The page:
As I aged I began to see cracks in my holistic image of Buffalo. I guess it’s because blight became apart of my vocabulary; along with closures, joblessness and urban decay. I began to realize the life of my urban princess wasn’t as glamorous as I previously thought- but this wasn’t the end of my fairytale. Buffalo was now visually more like a Tim Burton film- sure; it was filled with moments of unpleasantries but at the end of the day there was a charm to be seen by the buildings that once carried so much life. 

Buffalo is centered on a grid system- making it exceptionally easy to get around- with the exception of a parkway system built for its beauty, not practicality. Fredrick Law Olmstead designed the parkways system of Buffalo, with the idea that few cars would need to be on the road and those that were in those cars would much prefer a nice view over a quicker way. Interestingly enough, Olmstead was unable to drive himself- making the planning of highway ramps particularly interesting…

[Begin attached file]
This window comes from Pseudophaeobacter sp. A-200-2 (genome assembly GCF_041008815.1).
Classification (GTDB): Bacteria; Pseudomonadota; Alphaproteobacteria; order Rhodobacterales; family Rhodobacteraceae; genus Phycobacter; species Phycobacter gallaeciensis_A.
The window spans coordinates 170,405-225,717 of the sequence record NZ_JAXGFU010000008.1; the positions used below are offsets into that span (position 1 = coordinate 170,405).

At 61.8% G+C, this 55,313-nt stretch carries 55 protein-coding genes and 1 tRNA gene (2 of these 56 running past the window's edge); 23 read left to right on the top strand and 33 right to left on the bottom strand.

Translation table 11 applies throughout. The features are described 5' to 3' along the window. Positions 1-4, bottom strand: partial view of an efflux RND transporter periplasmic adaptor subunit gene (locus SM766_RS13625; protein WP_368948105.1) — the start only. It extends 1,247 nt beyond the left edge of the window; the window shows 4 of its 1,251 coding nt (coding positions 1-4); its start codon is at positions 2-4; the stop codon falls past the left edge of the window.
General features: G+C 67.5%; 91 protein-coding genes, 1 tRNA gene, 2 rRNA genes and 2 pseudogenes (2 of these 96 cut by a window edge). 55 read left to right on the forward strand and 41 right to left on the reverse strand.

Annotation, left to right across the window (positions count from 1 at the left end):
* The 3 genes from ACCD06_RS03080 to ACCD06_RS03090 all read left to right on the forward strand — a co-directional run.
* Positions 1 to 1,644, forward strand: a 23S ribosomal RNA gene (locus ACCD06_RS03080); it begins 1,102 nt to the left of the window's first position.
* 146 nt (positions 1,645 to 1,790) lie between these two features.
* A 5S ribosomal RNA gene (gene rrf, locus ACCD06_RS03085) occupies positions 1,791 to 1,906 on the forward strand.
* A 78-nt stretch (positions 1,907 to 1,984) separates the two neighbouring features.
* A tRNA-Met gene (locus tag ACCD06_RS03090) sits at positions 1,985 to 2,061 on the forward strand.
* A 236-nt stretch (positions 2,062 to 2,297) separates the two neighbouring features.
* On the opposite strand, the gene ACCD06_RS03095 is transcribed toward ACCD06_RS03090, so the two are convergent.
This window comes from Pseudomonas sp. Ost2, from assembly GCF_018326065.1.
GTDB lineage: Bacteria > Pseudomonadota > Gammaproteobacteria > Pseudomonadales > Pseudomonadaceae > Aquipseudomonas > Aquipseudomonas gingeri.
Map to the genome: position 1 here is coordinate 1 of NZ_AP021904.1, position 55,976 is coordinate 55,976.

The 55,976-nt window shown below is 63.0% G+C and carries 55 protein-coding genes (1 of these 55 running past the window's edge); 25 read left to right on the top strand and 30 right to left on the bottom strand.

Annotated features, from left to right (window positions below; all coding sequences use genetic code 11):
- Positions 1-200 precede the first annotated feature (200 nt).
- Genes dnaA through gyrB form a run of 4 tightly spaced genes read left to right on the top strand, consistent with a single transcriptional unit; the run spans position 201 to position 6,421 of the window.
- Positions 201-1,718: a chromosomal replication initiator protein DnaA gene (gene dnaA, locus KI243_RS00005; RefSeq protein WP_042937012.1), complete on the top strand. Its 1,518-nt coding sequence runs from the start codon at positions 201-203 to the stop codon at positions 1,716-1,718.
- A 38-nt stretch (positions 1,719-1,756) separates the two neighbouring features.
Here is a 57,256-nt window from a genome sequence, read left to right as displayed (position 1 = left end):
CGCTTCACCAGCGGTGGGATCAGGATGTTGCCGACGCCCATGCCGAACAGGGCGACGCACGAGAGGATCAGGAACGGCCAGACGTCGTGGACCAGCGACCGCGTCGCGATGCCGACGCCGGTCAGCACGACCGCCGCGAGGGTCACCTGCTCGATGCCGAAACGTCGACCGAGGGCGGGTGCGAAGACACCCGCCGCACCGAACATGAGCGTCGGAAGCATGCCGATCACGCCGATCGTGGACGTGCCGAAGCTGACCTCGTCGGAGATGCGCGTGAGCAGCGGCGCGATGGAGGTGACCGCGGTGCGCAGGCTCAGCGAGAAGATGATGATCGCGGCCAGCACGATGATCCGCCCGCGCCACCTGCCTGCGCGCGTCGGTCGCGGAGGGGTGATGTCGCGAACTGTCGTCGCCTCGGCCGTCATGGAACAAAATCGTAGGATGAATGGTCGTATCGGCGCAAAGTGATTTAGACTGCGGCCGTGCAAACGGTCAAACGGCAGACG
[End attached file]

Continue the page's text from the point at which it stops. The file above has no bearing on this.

The city itself saw its building-hay-day during the turn of the 20th century. Making much of the architecture still standing more than a century old. Because Buffalo was one of the largest ports in the United States during this time, wealthy people lived by the waterfront. Buildings located near lake Erie have delicate features etched into their marble and brick outlay. Although the city’s buildings have worn- many are still handsome. The designers of these buildings influenced the work of future generations because of their structures within the city. An example of a masterpiece still protected by the city is Frank Lloyd Wright’s Darwin Martin House; an exemplary structure from the architects prairie era that humorously ties together a street corner in a townhouse heavy area on the north side of the city. Another example, and a personal favorite of mine, is the Guaranty Building (now the Prudential Building) designed by Louis Sullivan and fellow architect Dankmar Adler.  This building set a precedent for how office buildings in the area were designed; light from the outside shines easily in because of spacious windows. The beauty of this building is centered on the idea that good design can be sustainable because light emitting windows reduce the amount spent on lighting.